During college, I got to sit on Nakashimas, Van-Der-Rohes (an imitation Barcelona chair), Chinese knockoffs of Ovalia Eggs at an upscale cafe, various Eamses and a whole bunch of prototypes from the furniture department, never making a connection. Some were admirable from a distance, most were ergonomically perfect and some, legends on their own right. They did not need people sat on them to be whole. (Would the imitations have filled me with a sense of accomplishment if I hadn’t known they were? Would I have reveled in the feeling, had I not known the pedigree?) The ones I fell for were humble GU chairs (after Gajanan Upadhyay) in the canteen, resembling multicoloured buttons stacked on top of each other. They were solid, unassuming chairs. They made us variously lean forward, stretch out and even do the wheelie equivalent on chairs. They were accomodating of our lack of exercise and too much Bun-Maska in the mornings. They didn't judge us like the plastic ones. What they lacked in playing at new-ness, they more than made up in empathy.

Later, we would find a mezzanine floor at the Paldi City Museum dedicated to the GU chairs in their unscratched glory, waiting in silence to reward people weird enough to climb the stairs tucked into a corner, away from the kites and multicolour distractions on the ground floor.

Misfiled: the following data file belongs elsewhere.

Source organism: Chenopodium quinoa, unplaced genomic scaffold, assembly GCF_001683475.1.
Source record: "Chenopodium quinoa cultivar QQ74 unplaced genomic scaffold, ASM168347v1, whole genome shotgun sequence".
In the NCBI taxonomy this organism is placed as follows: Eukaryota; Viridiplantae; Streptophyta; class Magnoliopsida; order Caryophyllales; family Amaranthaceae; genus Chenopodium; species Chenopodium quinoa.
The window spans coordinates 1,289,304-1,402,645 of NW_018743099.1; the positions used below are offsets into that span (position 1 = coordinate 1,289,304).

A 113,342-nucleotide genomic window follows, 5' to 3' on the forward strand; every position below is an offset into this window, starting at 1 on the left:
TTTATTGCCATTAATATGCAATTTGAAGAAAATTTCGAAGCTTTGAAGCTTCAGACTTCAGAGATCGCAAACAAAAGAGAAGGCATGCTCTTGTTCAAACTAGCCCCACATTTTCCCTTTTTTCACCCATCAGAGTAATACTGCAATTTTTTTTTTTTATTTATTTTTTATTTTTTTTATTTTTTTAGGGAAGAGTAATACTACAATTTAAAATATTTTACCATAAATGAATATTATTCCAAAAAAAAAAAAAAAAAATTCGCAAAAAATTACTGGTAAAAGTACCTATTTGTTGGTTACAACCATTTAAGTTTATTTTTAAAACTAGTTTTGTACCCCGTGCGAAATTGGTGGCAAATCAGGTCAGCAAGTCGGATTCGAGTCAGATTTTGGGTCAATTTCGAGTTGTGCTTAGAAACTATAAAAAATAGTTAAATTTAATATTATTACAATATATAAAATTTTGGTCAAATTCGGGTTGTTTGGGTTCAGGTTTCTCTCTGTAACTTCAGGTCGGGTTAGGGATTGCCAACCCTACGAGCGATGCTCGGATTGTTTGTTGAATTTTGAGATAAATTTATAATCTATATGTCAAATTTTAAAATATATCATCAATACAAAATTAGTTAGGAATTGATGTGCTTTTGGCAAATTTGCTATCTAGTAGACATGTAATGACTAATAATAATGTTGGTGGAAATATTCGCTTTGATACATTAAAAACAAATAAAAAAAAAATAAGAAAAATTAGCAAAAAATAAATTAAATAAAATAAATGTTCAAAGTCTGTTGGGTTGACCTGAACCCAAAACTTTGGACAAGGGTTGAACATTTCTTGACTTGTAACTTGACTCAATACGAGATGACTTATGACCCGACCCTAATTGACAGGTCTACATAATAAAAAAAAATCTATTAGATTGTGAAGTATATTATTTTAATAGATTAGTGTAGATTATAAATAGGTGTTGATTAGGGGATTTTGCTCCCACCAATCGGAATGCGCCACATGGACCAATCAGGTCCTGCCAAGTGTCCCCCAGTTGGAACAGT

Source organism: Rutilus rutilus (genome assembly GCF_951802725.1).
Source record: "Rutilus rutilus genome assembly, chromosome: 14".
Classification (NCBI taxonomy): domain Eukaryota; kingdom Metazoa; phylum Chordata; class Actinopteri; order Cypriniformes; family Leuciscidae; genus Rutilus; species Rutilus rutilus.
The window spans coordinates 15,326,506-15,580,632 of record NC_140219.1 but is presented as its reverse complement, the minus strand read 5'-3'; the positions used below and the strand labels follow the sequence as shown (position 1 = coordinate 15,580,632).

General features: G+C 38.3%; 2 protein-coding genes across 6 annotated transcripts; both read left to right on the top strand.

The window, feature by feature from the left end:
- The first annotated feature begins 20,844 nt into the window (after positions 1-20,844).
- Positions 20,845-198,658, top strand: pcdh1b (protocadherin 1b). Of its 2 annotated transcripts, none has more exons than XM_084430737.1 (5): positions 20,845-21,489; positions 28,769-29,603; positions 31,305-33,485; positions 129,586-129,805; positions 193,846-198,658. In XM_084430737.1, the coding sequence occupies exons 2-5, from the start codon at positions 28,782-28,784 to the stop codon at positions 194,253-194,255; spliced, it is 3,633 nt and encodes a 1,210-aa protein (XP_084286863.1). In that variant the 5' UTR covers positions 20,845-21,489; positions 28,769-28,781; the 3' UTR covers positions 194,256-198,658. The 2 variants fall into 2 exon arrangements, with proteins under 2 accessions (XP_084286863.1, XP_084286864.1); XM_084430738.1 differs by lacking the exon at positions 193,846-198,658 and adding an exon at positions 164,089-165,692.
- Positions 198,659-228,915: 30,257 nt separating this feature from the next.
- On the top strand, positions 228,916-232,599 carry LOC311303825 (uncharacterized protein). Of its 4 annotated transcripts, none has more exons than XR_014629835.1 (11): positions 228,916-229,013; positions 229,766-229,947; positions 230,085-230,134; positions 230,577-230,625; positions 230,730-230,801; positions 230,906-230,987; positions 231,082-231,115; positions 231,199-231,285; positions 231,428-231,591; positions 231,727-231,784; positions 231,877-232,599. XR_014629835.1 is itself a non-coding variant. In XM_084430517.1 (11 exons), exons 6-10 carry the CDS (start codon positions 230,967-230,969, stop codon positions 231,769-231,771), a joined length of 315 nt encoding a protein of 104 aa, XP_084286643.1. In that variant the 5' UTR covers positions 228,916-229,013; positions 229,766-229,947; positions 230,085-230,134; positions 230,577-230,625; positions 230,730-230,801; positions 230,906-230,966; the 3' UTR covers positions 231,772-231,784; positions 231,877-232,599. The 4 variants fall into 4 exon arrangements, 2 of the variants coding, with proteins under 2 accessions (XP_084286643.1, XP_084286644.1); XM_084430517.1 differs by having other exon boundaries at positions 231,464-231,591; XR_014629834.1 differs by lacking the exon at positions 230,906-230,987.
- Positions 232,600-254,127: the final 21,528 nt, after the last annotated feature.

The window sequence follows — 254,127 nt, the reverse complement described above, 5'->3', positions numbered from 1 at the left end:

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Image: GU Chair (From the Gajanan Upadhyay monograph)

Two years after the IKEA chair incident, I left the ‘confines’ of my regular, paying job to focus on two-digit bank balances, and decided to set up a studio down south, close to the sea, making up for all those years away from the unapologetic geography. We (M, B and I) needed chairs and our pockets were unwilling. We scouted around in high-end furniture shops, drooled over more from Yves Behar, and settled on second-hand chairs in need of their major miracle. M, the product-designer, had a painter friend (with attention to detail that matched M’s own) spend weeks on the old chairs. “They have good bones,” said the friend. Once restored, hours passed (being fresh out of work helped) with us debating what colour to paint the backrests in, before deciding on white. The day we moved into the space, and sat ourselves down on these time-sinks, I knew I had fallen in love again. These were vanilla-ice cream chairs, like the IKEA ones from work in their bare bones approach to function. Something deliberate about the exposed wood-grain and the joinery. We called them ‘Seems’ chairs after the legends’ own. When we had friends over, we sat on them facing the wrong way.

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Image: The Seems Chair at KL11